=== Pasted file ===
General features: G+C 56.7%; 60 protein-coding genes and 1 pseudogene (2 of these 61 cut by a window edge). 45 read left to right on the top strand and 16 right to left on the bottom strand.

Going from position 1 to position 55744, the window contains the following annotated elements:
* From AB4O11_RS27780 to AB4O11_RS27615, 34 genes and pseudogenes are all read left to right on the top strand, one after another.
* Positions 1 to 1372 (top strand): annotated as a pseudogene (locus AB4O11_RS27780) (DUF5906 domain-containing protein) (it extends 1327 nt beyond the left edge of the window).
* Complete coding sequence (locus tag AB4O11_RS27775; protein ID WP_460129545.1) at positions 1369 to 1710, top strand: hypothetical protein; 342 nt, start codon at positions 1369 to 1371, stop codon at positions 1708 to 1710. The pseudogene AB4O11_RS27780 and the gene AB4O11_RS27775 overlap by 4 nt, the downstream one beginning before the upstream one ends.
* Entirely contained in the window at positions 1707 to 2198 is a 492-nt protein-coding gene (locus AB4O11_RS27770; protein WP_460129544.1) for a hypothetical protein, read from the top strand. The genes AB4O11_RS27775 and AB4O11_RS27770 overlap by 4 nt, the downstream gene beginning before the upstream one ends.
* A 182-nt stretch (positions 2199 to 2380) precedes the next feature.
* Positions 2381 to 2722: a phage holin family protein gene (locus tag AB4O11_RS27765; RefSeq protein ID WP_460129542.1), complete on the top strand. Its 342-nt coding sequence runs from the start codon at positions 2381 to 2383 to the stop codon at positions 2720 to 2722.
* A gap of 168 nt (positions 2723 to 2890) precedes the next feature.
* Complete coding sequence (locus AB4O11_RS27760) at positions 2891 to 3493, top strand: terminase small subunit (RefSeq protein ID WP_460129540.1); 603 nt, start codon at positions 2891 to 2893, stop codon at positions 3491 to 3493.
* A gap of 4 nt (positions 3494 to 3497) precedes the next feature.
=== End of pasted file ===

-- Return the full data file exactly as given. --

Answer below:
General features: G+C 56.7%; 60 protein-coding genes and 1 pseudogene (2 of these 61 cut by a window edge). 45 read left to right on the top strand and 16 right to left on the bottom strand.

Going from position 1 to position 55744, the window contains the following annotated elements:
* From AB4O11_RS27780 to AB4O11_RS27615, 34 genes and pseudogenes are all read left to right on the top strand, one after another.
* Positions 1 to 1372 (top strand): annotated as a pseudogene (locus AB4O11_RS27780) (DUF5906 domain-containing protein) (it extends 1327 nt beyond the left edge of the window).
* Complete coding sequence (locus tag AB4O11_RS27775; protein ID WP_460129545.1) at positions 1369 to 1710, top strand: hypothetical protein; 342 nt, start codon at positions 1369 to 1371, stop codon at positions 1708 to 1710. The pseudogene AB4O11_RS27780 and the gene AB4O11_RS27775 overlap by 4 nt, the downstream one beginning before the upstream one ends.
* Entirely contained in the window at positions 1707 to 2198 is a 492-nt protein-coding gene (locus AB4O11_RS27770; protein WP_460129544.1) for a hypothetical protein, read from the top strand. The genes AB4O11_RS27775 and AB4O11_RS27770 overlap by 4 nt, the downstream gene beginning before the upstream one ends.
* A 182-nt stretch (positions 2199 to 2380) precedes the next feature.
* Positions 2381 to 2722: a phage holin family protein gene (locus tag AB4O11_RS27765; RefSeq protein ID WP_460129542.1), complete on the top strand. Its 342-nt coding sequence runs from the start codon at positions 2381 to 2383 to the stop codon at positions 2720 to 2722.
* A gap of 168 nt (positions 2723 to 2890) precedes the next feature.
* Complete coding sequence (locus AB4O11_RS27760) at positions 2891 to 3493, top strand: terminase small subunit (RefSeq protein ID WP_460129540.1); 603 nt, start codon at positions 2891 to 2893, stop codon at positions 3491 to 3493.
* A gap of 4 nt (positions 3494 to 3497) precedes the next feature.